“This is the will of the Father who sent Me, that of all He has given Me I should lose nothing, but should raise it up at the last day. And this is the will of Him who sent Me, that everyone who sees the Son and believes in Him may have everlasting life; and I will raise him up at the last day… No one can come to Me unless the Father who sent Me draws him; and I will raise him up at the last day… Whoever eats My flesh and drinks My blood has eternal life, and I will raise him up at the last day.”
According to this passage, it is the Father’s Will that Christ should raise up or resurrect man… beginning with the first resurrection. Christ clearly said repeatedly in the above-quoted passage that HE will raise up those who died.
John 11:23-25 adds to this, when addressing the death of Lazarus and his sister Martha’s reaction: “Jesus said to her, ‘Your brother will rise again.’ Martha said to Him, ‘I know that he will rise again in the resurrection at the last day.’ Jesus said to her, ‘I am the resurrection and the life. He who believes in Me, though he may die, he shall live.’”
Jesus is addressing here those who will be resurrected to eternal life. But Jesus’ words must not be misunderstood by concluding that it is He, alone, who will resurrect us. This would contradict the passages, quoted above, which show us that the Father is involved in the resurrection of man. Rather, the Truth is that the Father and Christ will act in complete harmony. Their Will to resurrect man, and whom at what time, is totally identical. In that sense, the Father and the Son are “one” (John 10:30; 17:11,20). They are of a completely identical mindset (compare John 5:19).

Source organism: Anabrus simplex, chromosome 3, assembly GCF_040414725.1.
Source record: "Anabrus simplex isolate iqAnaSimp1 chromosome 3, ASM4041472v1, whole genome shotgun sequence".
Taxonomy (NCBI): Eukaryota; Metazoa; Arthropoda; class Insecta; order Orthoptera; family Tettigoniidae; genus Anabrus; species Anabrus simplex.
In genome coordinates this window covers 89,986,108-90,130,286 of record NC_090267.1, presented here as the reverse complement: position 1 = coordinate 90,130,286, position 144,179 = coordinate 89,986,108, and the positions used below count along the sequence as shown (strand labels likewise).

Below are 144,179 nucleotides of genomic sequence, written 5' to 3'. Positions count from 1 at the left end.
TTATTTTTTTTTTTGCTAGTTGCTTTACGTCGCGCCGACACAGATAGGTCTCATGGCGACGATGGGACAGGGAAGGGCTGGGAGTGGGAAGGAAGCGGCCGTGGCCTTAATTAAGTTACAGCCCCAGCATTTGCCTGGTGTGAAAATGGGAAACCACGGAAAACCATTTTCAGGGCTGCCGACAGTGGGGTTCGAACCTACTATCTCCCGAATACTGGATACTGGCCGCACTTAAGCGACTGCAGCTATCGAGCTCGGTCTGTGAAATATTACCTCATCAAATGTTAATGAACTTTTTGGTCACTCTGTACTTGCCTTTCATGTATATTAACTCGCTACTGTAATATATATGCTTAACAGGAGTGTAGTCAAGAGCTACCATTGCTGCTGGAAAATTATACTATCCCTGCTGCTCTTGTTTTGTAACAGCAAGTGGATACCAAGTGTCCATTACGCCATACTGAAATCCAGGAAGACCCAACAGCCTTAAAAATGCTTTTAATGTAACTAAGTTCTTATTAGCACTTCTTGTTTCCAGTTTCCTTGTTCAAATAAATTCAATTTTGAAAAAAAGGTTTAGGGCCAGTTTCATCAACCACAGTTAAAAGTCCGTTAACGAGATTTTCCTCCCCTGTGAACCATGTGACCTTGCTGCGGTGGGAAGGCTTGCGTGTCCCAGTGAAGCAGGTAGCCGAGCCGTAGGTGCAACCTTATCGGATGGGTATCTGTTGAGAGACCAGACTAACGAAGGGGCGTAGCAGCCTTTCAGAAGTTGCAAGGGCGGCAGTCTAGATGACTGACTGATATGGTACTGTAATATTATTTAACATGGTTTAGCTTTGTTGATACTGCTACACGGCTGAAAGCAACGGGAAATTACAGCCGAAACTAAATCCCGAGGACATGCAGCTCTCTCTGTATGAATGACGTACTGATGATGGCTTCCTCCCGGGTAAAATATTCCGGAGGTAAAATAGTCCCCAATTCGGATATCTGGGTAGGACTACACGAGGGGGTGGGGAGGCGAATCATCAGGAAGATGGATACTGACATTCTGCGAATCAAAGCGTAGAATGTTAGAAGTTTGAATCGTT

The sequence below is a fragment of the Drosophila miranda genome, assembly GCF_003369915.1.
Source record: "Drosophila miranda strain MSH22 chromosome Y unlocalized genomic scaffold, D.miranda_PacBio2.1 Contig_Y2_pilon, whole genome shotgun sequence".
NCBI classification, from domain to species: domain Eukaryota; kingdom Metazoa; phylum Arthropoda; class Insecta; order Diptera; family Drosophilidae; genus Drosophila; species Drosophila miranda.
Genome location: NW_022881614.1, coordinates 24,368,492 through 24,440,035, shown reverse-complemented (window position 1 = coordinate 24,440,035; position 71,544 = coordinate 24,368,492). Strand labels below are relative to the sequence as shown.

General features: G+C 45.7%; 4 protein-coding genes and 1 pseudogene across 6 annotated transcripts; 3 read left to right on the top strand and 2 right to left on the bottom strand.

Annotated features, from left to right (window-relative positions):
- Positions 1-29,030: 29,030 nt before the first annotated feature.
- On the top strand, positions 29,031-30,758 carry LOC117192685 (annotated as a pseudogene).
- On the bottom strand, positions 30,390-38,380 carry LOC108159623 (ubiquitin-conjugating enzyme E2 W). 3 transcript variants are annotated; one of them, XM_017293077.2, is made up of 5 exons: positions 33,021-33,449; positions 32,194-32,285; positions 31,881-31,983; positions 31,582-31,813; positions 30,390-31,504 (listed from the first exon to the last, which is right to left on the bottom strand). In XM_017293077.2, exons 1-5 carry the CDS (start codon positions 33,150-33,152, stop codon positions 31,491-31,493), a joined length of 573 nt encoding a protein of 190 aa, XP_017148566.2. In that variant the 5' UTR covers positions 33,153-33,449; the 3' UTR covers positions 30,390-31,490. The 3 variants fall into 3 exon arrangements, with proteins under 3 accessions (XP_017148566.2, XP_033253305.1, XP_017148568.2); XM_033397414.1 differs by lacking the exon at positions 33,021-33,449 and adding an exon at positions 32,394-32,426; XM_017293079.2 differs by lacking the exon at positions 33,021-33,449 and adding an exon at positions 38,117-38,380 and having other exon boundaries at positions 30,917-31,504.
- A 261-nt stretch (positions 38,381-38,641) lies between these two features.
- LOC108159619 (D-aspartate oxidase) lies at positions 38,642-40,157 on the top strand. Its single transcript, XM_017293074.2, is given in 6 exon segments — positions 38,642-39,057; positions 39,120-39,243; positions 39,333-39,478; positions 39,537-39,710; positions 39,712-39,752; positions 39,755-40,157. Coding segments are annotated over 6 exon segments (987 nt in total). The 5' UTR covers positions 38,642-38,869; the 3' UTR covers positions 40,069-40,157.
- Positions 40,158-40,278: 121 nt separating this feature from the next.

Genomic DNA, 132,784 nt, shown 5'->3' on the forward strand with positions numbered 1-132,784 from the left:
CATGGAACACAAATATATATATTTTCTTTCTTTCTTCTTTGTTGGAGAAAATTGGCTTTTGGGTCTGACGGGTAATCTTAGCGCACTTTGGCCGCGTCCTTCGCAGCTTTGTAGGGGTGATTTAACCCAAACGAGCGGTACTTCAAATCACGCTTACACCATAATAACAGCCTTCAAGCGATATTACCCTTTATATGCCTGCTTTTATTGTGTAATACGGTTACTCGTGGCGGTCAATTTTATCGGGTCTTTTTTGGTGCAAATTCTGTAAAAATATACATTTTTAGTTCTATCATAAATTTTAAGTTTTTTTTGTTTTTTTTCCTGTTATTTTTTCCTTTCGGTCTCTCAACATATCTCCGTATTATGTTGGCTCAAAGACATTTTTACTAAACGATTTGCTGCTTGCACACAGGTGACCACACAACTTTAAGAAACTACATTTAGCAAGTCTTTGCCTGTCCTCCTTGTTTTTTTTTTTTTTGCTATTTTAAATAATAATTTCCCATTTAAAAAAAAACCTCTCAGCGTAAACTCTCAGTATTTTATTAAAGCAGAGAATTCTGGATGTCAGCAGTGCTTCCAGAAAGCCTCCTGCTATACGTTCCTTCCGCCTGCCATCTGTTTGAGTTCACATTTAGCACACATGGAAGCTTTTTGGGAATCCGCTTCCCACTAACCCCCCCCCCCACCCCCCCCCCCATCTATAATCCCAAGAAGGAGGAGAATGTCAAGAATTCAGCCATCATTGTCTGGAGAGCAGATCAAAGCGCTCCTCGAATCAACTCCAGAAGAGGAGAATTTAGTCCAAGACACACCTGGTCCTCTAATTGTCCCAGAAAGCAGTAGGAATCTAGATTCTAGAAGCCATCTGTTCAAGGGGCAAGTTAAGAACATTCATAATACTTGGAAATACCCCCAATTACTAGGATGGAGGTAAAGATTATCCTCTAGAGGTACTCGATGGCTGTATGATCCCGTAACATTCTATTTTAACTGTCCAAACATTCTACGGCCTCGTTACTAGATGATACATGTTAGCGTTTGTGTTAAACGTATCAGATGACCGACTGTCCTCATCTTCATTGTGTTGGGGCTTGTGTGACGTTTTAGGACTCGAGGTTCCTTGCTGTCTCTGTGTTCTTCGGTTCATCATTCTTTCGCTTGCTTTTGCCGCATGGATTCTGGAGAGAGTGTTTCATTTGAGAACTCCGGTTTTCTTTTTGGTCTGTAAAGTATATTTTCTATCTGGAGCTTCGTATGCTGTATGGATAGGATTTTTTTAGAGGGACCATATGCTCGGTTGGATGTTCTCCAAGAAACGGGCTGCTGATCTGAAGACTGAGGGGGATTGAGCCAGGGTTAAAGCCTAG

John 5:21 tells us: “For as the Father raises the dead and gives life to them, even so the Son gives life to whom He will.”
To understand all of these quoted Scriptures correctly, we conclude that Christ will be the Person within the God Family who will actually raise man from the dead, but He will be doing it in complete harmony and agreement with the Father. In fact, it will still be the Father, as the highest in the God Family (John 10:29), who will resurrect us through Jesus Christ, as it was the Father who created everything through Jesus Christ (Revelation 4:11; Acts 4:24; 14:15; 17:24-31; Hebrews 1:1-2; 2:10; John 1:3, 10; Colossians 1:15-16; Ephesians 3:9).
John 5:25, 28-29 says:
“Most assuredly, I say to you, the hour is coming, and now is, when the dead will hear the voice of the Son of God; and those who hear will live… Do not marvel at this; for the hour is coming in which all who are in the graves will hear His voice and come forth–those who have done good, to the resurrection of life, and those who have done evil, to the resurrection of condemnation [better: judgment].”
Gill’s Exposition of the Bible explains this passage in this way:
“It will be the voice of the Son of God that will quicken and raise the dead.”